In the frenzied pre-electoral atmosphere South of the border, there appears to be a rush to nominate a candidate to take the place of Supreme Court Justice Ruth Bader Ginsburg who passed away less than a week ago.
But politics aside, how exactly will her replacement be selected in theory? What are the procedures that need to be followed?
The Congressional Research Service in Washington, D.C. has published a few reports that explain how the process is supposed to unfold.
The Service is an agency located within the Library of Congress that conducts independent expert-level research for congressional committees and members of the American Congress.
- Supreme Court Appointment Process: President’s Selection of a Nominee (updated September 21, 2020): “Under the Constitution, Justices on the Supreme Court receive what can amount to lifetime appointments which, by constitutional design, helps ensure the Court’s independence from the President and Congress. The procedure for appointing a Justice is provided for by the Constitution in only a few words. The “Appointments Clause” (Article II, Section 2, clause 2) states that the President “shall nominate, and by and with the Advice and Consent of the Senate, shall appoint … Judges of the supreme Court.” The process of appointing Justices has undergone changes over two centuries, but its most basic feature—the sharing of power between the President and Senate—has remained unchanged: To receive appointment to the Court, a candidate must first be nominated by the President and then confirmed by the Senate. Political considerations typically play an important role in Supreme Court appointments. It is often assumed, for example, that Presidents will be inclined to select a nominee whose political or ideological views appear compatible with their own. The political nature of the appointment process becomes especially apparent when a President submits a nominee with controversial views, there are sharp partisan or ideological differences between the President and the Senate, or the outcome of important constitutional issues before the Court is seen to be at stake…”
- Supreme Court Appointment Process: Consideration by the Senate Judiciary Committee (updated September 22, 2020): “To receive appointment to the Court, a candidate must first be nominated by the President and then confirmed by the Senate. Although not mentioned in the Constitution, an important role is played midway in the process (after the President selects, but before the Senate considers) by the Senate Judiciary Committee. Specifically, the Judiciary Committee, rather than the Senate as a whole, assumes the principal responsibility for investigating the background and qualifications of each Supreme Court nominee, and typically the committee conducts a close, intensive investigation of each nominee. Since the late 1960s, the Judiciary Committee’s consideration of a Supreme Court nominee almost always has consisted of three distinct stages—(1) a pre-hearing investigative stage, followed by (2) public hearings, and concluding with (3) a committee decision on what recommendation to make to the full Senate…”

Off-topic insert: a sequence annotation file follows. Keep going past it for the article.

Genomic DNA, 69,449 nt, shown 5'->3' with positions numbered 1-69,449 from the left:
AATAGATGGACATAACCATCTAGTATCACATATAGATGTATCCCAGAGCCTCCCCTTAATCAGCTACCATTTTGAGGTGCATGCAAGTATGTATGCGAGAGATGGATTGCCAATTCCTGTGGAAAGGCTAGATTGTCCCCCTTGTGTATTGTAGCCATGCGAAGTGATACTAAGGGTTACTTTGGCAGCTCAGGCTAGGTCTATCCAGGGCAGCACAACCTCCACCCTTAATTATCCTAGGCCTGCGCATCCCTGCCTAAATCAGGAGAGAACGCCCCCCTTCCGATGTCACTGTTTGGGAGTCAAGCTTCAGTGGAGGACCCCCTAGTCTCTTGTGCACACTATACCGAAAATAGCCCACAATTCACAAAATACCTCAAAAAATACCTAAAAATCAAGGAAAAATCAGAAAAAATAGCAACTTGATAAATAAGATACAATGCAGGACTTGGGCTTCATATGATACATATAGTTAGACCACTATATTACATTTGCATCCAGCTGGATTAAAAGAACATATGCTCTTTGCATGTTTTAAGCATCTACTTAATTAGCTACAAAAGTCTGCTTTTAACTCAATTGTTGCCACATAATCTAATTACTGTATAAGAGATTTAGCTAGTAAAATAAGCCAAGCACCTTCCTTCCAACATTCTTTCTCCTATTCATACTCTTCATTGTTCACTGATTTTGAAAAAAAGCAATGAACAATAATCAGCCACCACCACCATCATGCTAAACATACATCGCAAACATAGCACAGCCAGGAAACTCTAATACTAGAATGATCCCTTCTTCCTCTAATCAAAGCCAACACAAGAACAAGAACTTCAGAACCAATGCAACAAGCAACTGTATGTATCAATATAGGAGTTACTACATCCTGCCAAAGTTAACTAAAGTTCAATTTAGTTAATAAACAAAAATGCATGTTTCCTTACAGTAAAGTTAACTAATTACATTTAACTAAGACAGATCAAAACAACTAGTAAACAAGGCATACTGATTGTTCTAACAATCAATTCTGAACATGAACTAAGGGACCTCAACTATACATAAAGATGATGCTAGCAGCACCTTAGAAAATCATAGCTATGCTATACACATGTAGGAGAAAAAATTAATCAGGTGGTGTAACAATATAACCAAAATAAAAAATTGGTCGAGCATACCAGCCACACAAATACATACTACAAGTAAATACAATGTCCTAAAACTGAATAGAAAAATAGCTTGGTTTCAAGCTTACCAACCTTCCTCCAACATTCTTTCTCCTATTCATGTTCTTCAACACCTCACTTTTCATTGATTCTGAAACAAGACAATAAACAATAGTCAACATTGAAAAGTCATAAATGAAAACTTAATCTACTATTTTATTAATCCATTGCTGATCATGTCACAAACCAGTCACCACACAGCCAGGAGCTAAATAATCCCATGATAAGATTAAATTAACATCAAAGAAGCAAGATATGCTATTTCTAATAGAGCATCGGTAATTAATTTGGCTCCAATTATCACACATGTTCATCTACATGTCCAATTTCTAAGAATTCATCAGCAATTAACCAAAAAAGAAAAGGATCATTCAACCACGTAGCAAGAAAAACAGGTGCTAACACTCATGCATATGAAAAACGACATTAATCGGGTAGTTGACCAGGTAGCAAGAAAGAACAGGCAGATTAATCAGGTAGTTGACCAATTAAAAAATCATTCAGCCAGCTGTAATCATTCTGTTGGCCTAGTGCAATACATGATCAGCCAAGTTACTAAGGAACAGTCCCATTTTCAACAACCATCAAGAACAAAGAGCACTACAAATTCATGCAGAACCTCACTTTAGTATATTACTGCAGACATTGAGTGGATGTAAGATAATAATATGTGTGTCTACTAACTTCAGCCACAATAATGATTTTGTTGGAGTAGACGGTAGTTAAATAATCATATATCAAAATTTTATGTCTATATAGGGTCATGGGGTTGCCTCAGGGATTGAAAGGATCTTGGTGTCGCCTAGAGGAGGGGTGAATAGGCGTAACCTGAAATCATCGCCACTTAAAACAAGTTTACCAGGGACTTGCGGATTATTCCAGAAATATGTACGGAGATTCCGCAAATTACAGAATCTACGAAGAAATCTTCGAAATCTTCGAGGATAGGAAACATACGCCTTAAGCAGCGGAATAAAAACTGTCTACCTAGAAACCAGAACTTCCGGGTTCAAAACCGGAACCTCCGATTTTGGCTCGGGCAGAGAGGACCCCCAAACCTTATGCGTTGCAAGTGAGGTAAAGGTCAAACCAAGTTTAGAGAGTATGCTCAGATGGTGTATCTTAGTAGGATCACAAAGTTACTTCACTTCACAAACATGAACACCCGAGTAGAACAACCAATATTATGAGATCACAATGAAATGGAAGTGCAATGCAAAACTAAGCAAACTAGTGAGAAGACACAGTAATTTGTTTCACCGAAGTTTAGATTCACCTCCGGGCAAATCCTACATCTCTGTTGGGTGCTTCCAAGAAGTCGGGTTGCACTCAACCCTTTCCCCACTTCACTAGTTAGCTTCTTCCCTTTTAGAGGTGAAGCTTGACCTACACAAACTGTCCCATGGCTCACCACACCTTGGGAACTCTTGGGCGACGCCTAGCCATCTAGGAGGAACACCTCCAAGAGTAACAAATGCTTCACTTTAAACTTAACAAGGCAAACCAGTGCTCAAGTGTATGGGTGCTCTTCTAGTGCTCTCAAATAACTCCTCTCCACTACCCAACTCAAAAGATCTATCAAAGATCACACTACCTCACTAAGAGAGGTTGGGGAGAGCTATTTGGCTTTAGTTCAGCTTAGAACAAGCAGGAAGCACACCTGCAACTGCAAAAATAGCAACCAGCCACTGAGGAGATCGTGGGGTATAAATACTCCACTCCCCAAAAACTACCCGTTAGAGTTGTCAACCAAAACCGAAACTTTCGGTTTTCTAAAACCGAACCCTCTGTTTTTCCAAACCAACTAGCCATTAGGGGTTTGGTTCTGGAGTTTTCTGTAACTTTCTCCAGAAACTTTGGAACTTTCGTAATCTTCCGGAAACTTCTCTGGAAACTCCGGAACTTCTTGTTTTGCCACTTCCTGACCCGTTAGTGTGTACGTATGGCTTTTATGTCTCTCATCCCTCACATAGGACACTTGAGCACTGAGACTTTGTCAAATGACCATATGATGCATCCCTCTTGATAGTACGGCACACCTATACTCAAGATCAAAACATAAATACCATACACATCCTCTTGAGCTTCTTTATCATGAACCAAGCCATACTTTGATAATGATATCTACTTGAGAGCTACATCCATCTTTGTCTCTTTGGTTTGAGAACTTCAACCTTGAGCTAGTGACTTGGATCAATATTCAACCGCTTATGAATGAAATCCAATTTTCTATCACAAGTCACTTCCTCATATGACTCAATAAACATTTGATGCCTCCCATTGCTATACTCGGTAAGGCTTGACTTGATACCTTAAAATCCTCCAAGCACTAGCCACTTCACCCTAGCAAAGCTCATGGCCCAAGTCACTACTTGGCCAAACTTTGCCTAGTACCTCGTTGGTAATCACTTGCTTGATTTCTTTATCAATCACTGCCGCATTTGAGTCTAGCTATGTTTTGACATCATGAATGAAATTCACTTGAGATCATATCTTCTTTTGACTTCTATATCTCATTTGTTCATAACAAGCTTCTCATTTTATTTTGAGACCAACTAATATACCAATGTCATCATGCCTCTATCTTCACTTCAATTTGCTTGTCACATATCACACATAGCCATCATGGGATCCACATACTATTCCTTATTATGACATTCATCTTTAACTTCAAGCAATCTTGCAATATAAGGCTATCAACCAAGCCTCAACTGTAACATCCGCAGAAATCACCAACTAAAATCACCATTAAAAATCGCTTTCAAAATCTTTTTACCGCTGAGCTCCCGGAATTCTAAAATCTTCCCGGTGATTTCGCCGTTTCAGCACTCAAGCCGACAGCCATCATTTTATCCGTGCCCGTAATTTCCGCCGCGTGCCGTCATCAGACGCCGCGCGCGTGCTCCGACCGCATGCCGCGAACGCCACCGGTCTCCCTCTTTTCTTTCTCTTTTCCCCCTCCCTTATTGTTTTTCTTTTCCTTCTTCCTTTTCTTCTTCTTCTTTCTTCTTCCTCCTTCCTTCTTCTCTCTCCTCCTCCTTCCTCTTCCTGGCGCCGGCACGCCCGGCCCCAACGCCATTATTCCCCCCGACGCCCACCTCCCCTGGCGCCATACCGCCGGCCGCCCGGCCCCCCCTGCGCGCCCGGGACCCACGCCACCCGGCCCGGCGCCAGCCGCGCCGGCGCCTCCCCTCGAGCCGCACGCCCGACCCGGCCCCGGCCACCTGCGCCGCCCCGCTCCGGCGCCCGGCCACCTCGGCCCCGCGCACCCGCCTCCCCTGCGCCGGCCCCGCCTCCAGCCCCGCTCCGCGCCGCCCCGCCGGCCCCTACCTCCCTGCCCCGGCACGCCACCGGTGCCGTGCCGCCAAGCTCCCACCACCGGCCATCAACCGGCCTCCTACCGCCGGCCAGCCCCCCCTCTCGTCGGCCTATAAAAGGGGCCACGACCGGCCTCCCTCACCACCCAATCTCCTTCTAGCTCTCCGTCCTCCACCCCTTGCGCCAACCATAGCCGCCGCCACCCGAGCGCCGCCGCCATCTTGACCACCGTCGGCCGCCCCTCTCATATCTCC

- Supreme Court Appointment Process: Senate Debate and Confirmation Vote (updated September 7, 2018): “For the President, the appointment of a Supreme Court Justice can be a notable measure by which history will judge his Presidency. For the Senate, a decision to confirm is a solemn matter as well, for it is the Senate alone, through its ‘Advice and Consent’ function, without any formal involvement of the House of Representatives, which acts as a safeguard on the President’s judgment. This report provides information and analysis related to the final stage of the confirmation process for a nomination to the Supreme Court—the consideration of the nomination by the full Senate, including floor debate and the vote on whether to approve the nomination. Traditionally, the Senate has tended to be less deferential to the President in his choice of Supreme Court Justices than in his appointment of persons to high executive branch positions. The more exacting standard usually applied to Supreme Court nominations reflects the special importance of the Court, coequal to and independent of the presidency and Congress. Senators are also mindful that Justices—unlike persons elected to legislative office or confirmed to executive branch positions—receive the opportunity to serve a lifetime appointment during good behavior. The appointment of a Supreme Court Justice might or might not proceed smoothly. From the appointment of the first Justices in 1789 through its consideration of nominee Neil Gorsuch in 2017, the Senate has confirmed 118 Supreme Court nominations out of 162 received. Of the 44 nominations that were not confirmed, 12 were rejected outright in roll-call votes by the Senate, while nearly all of the rest, in the face of substantial committee or Senate opposition to the nominee or the President, were withdrawn by the President, or were postponed, tabled, or never voted on by the Senate.”